Does PG&E Line 132 goes through Bernal?

That PG&E gas main that exploded in San Bruno connects with lines that also run through Bernal and Potrero Hill. Most residents are not aware of this. The only hint of this is the warning sign at the top of Bernal Hill, and the occasional underground survey markings on the street.

Maps from National Pipeline Mapping System Public Viewer

There are 2 different searches required SF County and San Mateo, so they’re pasted together, scales different, but you get the idea, but you can see how things connect.

There are 3 main gas lines coming into San Francisco. PG&E Pipeline 132 is one of them.

(Red lines are other liquid pipelines; mostly fuel lines for jet fuel to the airport from the tank farms we assume).

Below is a closeup of SF gas backbone lines. That one heading south on Evans is believed to have fed the old Hunter's Point power plant. You can see the feeder to the Potrero Power plant at the East end of 23rd street.

23rd and Illinois is where the PG&E gas substation is. (Next to the power substation).

Line 132 follows 280, and breaks away from it near Folsom and Alemany Blvd. It then follows Folsom up to Bernal Hill, and around the park on Bernal Heights Blvd and then to Alabama. From Alabama, it turns East on Precita, and then turns North on York, then East on 25th, crosses the freeway, and then turns North on Rhode Island, up the hill to 20th, then down 20th to Pennsylvania where it heads South until 22nd, then East to Illinois Street where it meets up with the PG&E San Francisco Terminal at 23rd and Illinois.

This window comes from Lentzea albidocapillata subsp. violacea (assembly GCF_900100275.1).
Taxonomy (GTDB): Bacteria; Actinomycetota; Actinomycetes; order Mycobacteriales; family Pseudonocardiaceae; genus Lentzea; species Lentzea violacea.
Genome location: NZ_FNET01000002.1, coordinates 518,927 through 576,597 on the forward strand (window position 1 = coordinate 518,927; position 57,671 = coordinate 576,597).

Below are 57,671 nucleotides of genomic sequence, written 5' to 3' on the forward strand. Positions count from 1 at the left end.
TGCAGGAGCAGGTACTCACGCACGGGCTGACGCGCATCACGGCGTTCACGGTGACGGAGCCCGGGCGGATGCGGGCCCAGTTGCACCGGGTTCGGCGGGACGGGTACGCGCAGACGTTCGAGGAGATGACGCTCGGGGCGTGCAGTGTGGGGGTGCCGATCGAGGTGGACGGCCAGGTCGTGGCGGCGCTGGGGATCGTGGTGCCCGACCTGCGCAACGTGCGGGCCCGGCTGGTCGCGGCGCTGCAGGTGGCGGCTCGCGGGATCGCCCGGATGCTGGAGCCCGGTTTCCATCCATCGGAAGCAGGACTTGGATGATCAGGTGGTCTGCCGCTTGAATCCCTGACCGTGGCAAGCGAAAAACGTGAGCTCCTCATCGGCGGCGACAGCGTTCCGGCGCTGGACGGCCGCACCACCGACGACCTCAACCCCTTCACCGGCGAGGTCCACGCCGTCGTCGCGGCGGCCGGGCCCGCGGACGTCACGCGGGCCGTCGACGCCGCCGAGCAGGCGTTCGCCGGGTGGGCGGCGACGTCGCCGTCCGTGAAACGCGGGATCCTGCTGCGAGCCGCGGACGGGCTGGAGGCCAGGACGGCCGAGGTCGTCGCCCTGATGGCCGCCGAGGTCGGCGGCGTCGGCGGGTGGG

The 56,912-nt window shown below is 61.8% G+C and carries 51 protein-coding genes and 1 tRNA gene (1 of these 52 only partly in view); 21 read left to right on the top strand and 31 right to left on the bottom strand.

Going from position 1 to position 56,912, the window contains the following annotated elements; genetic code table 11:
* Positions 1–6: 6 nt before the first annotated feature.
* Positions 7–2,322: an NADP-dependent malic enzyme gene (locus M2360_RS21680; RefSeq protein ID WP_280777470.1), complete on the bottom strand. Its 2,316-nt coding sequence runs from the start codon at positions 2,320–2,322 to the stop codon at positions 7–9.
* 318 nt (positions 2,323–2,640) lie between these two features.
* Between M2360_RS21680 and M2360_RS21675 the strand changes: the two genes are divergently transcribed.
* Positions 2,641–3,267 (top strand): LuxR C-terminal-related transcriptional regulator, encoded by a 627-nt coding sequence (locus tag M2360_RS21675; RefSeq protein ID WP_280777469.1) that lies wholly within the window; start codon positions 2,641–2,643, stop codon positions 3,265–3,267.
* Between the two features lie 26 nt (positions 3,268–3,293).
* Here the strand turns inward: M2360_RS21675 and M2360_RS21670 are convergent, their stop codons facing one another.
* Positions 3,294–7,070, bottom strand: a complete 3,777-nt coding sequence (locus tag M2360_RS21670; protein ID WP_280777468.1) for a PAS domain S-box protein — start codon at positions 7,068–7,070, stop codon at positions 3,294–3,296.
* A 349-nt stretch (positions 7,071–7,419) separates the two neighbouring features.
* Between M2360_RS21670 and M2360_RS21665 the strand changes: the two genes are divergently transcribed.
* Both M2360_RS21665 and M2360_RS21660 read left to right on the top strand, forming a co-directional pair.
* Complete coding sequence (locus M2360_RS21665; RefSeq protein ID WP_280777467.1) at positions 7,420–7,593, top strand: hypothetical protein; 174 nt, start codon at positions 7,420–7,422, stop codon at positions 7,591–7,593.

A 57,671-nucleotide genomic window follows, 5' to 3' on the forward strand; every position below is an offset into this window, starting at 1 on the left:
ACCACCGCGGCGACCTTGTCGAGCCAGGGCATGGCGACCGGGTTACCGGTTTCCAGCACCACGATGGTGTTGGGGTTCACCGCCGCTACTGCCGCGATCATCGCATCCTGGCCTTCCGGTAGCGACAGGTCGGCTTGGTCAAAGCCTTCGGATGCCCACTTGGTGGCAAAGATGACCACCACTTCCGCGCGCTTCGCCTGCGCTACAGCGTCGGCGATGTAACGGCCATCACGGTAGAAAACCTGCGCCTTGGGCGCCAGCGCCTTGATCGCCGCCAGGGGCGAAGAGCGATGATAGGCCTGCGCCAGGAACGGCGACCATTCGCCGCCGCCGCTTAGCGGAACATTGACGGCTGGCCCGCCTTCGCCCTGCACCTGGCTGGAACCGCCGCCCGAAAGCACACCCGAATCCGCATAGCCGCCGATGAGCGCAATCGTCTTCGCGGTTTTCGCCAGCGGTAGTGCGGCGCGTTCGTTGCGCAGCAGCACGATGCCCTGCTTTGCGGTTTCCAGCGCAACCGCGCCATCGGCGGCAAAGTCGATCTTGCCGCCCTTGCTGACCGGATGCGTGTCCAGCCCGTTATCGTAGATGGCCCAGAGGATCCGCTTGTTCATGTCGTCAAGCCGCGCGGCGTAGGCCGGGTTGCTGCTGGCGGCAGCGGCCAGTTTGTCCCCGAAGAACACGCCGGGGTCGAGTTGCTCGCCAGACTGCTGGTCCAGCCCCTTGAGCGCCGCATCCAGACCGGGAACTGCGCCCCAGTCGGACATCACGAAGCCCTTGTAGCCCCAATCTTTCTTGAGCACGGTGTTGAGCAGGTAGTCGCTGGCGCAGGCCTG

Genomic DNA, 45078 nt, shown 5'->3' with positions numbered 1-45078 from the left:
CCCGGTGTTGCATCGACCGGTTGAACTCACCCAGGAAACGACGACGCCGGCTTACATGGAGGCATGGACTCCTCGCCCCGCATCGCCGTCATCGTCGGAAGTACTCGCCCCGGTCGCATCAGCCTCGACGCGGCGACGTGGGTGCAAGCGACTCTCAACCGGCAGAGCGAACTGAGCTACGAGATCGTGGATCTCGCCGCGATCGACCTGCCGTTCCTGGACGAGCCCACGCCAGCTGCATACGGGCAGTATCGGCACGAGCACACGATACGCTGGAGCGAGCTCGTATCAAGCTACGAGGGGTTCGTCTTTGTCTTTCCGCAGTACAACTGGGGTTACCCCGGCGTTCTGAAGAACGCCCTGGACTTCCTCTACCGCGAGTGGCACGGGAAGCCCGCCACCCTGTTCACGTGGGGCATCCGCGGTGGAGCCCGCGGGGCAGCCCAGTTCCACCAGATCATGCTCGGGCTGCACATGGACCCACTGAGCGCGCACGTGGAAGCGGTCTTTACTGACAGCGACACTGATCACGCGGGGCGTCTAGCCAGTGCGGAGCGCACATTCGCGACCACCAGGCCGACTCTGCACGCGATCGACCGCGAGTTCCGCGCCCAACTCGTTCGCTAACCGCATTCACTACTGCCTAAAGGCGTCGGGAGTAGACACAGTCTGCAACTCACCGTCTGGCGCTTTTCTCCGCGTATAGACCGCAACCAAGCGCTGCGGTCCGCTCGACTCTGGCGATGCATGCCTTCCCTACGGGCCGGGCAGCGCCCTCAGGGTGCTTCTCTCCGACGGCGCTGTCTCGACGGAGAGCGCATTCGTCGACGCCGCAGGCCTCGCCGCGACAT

Here's the peninsula overview, showing the pipelines through San Mateo county.

The red dot is where the san bruno explosion happened, on PG&E’s Line 132 which runs from their Milpitas Terminal to the San Francisco Terminal at 23rd and Illinois.

According to:

“The transmission line that ruptured, known as Line 132, is 51.5 miles long. It starts in Milpitas and ends in San Francisco at 23rd and Illinios streets. PG&E officials said it is inspected annually for leaks, most recently in March, and was inspected for corrosion in November.”

These line in Bernal was tested by “Cathodic Inspection” (a type of corrosion testing) in early 2009 by Mears Group, Inc, a PG&E contractor. They did this by drilling holes in the street above the gas line every 10 feet.

At this time, we do not know the results of the inspection, or the age of the gas line in San Francisco.

MSNBC reports that “The NTSB has instructed PG&E, the Pipeline and Hazardous Materials Safety Management Administration, the California Public Utilities Commission and other organizations to not entertain requests from media.”

The results from the NTSB investigation may take up to a year to be completed.

We will update this article when we have more information.